Verdades & Laura Graves as Travel Mates
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By KENNETH J. BRADDICK
LAS VEGAS, April 13, 2015–Laura Graves is one of just a handful of riders who travel everywhere with their horses, especially during flights because she does not want her Verdades to stress.
The 13-year-old KWPN gelding, Laura admits, has “so many odd personality quirks” that only she can know about as she has brought Verdades up from a yearling to be her partner in climbing to No. 10 in the world rankings.
“I’ve always done everything with this horse for a long time,” the 27-year-old rider who lives in Geneva, Florida told dressage-news.com.
“At first it was because if anyone else handled him it could be a safety concern because he has so many odd personality quirks.
“Now I travel with him because I couldn’t imagine being away from him that long when he’s under so much stress.
“I like to keep my eyes on him all the time, whether he’s on the plane or not on the plane.”
Her parents bought Verdades, or “Diddy,” as he’s called from a Dutch sale video when he was a yearling. Laura trained and competed the horse through the national levels until he was ready for international performances. She moved from her home in Vermont to work with Anne Gribbons, the U.S. coach at the time, then began training with Debbie McDonald early last year. Her relationship with Verdades in producing world class performances is commented on by fellow international riders and trainers as well as the pair’s legions of fans.
Laura has the highest respect–“they’re experienced and very capable”–for the ground crews and flight grooms provided by The Dutta Corp. that was the shipper of horses from Europe and the United States for the dual World Cup Finals of dressage and jumping.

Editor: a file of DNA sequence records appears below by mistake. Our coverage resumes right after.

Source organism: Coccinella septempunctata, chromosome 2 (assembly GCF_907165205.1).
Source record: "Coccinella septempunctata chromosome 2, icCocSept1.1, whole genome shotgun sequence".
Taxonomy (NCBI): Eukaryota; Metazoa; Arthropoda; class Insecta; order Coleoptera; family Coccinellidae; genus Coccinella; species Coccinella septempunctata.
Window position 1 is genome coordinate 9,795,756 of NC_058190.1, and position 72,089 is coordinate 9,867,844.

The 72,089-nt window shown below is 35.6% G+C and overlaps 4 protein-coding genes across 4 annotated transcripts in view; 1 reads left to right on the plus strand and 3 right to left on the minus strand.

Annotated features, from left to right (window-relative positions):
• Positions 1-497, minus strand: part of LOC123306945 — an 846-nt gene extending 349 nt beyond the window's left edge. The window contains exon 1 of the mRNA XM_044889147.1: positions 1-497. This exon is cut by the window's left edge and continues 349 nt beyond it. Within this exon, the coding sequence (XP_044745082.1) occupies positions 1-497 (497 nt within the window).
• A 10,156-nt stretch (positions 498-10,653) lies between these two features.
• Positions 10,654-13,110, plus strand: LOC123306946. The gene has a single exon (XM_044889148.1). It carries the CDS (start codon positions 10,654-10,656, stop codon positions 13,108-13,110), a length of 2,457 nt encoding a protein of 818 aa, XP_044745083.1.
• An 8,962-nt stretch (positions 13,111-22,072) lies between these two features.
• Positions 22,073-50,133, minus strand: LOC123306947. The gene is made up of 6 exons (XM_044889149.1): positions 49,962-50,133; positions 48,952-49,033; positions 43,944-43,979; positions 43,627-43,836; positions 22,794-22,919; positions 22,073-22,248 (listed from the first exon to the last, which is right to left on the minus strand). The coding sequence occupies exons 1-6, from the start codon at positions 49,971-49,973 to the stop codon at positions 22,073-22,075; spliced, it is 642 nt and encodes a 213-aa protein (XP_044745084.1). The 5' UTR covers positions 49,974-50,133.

Though she knows “it’s hard to be taken seriously when you’re young and blonde and slight like I am. I don’t want to get a reputation for being difficult but I want to do it because he is my horse.”
Laura had never flown with a horse before last year’s flight to Europe for a series of competitions that culminated at the World Equestrian Games in Normandy, France where she finished fifth in the Grand Prix Freestyle, the highest placed American.
As only two grooms could be with the horses in the cargo compartment on a plane that also carried passengers, she asked her good friend Adrienne Lyle who was accompanying Wizard and had more experience having competed at the 2012 Olympics in London and made other European trips to keep a close on Verdades.
On the way back from Europe, Laura and Verdades flew with Florida-based Danish team rider Mikala Gundersen and 10 other horses on a cargo only aircraft.
“He was nervous,” she said, “and became attached to his container stallmate. He eats and drinks like nobody’s business.”
Flying from Florida to Las Vegas “was great,” but one of Verdadeds’s worries is like many other horses in that “he doesn’t like to be left behind. When the horses in front go, he wants to be with them.”
Does she think Verdades cares whether Laura is with him?
“I don’t know that he knows that it could be any different. I know his stress level increaes when I’m not there. So I know for a fact that strangers increase his stress level. He doesnt like strangers period.”
Laura’s request to be excused from the European competition schedule for prospective combinations for the U.S. team for the Pan American Games in Toronto in July means that Verdades likely won’t have to fly again until the squad heads north if the duo are selected.
She will be based with Debbie at River Grove Farm in Hailey, Idaho until then, thanks to funding from the international accounting firm of Deloitte that has given Laura the freedom to train full-time through to the Olympics in Rio de Janeiro in the summer of 2016.